In the HPS, power quality is the key issue to be addressed. Power quality evaluates the fitness of electric power to consumer devices and is measured in terms of voltage regulation, frequency stabilization and total harmonic distortion. To ensure power quality, assumptions are applied according to the IEEE 1547 standard [43]. In Fig 22, the percentage change in load RMS voltage and fundamental frequency are shown. The percentage change in both the load RMS voltage and fundamental frequency are in their acceptable limits for both HWNFIA and PI controllers, which ensures the system stability and quality power. The maximum deviation of load RMS voltage with the HWNFIAC and PI are 1.32% and 1.53%, respectively. Similarly, the maximum deviation of the load frequency with the HWNFIAC and PI are 0.1443% and 0.1748%, respectively, as mentioned in Table 8.

In Fig 23, the THD for voltage and current are shown, which are in their standard limits for both HWNFIAC and PI controllers. The maximum deviation of voltage THD with HWNFIAC and PI are 3.85% and 4.084%, respectively. Similarly, the maximum deviation of current THD with HWNFIAC and PI are 3.89% and 3.79%, respectively. It is clear from Table 8 that the maximum deviation of RMS voltage, fundamental frequency and voltage THD are less in the case of the HWNFIAC compared to the PI controller.

## 5. Conclusions

This paper presents a grid-connected HPS consisting of wind turbine, PV, SOFC, electrolyzer, battery storage system, SC and MT generating sources to satisfy a dynamic residential load. The dynamic models of all components of the HPS are discussed. In the HPS, the continuous and sustainable power supply to the load is achieved by supervisory control. The results prove that power is well managed in the HPS under rapid change of atmospheric and dynamic load conditions.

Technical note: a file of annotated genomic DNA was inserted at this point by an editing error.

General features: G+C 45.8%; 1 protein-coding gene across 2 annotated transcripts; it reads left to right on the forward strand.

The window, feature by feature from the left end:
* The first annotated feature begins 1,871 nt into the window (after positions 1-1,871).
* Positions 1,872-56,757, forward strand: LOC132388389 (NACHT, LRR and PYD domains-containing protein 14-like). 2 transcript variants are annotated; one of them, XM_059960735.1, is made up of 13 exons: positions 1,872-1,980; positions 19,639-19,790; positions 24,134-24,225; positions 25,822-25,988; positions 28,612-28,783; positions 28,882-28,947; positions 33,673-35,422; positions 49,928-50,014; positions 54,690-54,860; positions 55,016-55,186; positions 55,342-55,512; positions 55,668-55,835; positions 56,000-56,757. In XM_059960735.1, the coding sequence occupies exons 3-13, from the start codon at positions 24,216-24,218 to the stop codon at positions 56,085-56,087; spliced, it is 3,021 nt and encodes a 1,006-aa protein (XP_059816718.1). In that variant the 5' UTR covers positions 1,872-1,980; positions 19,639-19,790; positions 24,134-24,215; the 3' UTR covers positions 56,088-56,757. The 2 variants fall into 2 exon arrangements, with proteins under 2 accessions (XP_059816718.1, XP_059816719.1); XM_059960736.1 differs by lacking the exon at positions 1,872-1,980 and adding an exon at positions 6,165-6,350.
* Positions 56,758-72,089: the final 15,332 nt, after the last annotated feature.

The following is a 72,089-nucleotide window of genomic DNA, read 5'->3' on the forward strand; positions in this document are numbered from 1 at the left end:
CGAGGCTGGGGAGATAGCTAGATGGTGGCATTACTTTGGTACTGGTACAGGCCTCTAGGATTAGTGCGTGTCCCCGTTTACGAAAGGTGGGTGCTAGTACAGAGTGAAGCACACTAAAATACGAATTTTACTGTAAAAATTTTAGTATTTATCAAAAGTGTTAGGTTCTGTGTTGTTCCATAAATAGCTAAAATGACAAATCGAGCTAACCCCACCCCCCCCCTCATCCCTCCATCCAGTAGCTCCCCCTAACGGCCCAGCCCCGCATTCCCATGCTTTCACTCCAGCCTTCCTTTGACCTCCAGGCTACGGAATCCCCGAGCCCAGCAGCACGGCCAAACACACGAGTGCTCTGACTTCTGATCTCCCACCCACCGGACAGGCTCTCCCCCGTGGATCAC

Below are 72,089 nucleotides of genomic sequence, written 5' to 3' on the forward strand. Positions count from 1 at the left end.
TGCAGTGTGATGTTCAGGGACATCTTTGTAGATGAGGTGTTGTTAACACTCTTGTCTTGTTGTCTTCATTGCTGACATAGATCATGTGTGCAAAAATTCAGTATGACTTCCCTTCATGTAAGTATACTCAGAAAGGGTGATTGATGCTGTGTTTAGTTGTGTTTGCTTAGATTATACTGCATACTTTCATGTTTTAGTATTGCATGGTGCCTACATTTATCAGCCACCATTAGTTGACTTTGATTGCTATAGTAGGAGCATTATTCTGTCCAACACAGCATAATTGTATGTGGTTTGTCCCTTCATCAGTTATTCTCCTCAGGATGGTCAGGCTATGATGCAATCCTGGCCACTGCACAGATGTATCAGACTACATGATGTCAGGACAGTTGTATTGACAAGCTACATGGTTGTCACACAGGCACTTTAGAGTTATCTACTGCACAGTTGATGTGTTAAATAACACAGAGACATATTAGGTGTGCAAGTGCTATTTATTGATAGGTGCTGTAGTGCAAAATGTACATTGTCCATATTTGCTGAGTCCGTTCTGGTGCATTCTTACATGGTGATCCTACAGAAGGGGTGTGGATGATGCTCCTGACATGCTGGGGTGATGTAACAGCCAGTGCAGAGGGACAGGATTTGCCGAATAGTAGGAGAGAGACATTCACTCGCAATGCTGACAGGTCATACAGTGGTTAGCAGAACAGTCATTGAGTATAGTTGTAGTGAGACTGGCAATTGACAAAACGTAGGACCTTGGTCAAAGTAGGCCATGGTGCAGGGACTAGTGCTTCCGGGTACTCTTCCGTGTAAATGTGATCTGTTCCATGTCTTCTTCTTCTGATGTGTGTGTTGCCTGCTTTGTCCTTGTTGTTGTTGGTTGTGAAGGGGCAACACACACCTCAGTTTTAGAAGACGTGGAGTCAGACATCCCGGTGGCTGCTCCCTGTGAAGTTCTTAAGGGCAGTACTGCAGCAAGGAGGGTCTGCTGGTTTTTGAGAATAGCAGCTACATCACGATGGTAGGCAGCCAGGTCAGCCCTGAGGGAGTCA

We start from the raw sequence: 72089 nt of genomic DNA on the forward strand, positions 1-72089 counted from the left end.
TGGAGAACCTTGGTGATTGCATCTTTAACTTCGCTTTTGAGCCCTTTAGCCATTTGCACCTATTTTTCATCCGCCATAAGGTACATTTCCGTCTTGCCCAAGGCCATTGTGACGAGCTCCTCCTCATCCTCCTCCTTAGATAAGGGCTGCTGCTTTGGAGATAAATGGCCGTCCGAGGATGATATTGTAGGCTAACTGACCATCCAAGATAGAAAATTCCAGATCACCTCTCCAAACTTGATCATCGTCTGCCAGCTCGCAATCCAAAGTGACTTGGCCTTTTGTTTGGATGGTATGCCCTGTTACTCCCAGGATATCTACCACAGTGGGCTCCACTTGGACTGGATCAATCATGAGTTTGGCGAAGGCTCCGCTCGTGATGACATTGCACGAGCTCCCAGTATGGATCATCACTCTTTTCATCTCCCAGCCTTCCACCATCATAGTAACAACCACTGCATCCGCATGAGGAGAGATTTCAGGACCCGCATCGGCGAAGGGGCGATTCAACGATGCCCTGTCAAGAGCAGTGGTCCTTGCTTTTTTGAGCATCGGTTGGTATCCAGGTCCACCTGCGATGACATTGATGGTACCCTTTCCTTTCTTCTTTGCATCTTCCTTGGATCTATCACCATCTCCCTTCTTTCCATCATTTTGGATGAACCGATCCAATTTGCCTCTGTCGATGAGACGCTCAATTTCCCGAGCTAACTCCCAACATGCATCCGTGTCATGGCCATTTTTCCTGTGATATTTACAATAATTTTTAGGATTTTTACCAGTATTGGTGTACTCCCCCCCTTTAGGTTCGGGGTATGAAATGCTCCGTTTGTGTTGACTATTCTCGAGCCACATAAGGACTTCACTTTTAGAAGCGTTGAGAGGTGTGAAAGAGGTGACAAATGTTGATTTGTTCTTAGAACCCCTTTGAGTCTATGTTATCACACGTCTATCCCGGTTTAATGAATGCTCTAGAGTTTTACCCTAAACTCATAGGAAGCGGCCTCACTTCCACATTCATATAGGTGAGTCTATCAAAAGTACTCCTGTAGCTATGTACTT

The main contribution of this research work is to extract the maximum power from the PV system and obtain a swift response of the SOFC. Two Hermite wavelet embedded NeuroFuzzy indirect adaptive control systems are implemented to track the MPPT of the PV and swift response of the SOFC. The HWNFIAC for the PV system quickly tracks the MPP, and the HWNFIAC for the SOFC accurately achieves the swift response of the SOFC. To track the MPPT of the PV system and obtain the swift response of the SOFC, Hermite wavelet embedded NeuroFuzzy indirect adaptive control systems have higher precision than conventional PI control systems in terms of overshoot, undershoot, steady-state error and settling time. Hermite wavelet embedded NeuroFuzzy indirect adaptive control systems for both PV and SOFC have smaller overshoot, undershoot, steady-state error and settling time compared to conventional PI controllers.

## Future work

The future work is to implement the Chebyshev wavelet-based NeuroFuzzy indirect adaptive control system to track the MPP of the wind generation system.

## Acknowledgments

The authors are highly grateful to Saghir Ahmed for providing valuable suggestions for improving and modifying the overall contents of the paper.

## Author Contributions

**Conceptualization:**SM LK.**Data curation:**SM LK.**Formal analysis:**SM LK.**Investigation:**SM LK.**Methodology:**SM LK.**Project administration:**LK.**Resources:**SM LK.**Software:**SM LK.**Supervision:**LK.**Validation:**SM LK.**Visualization:**SM LK.**Writing – original draft:**SM.**Writing – review & editing:**SM LK.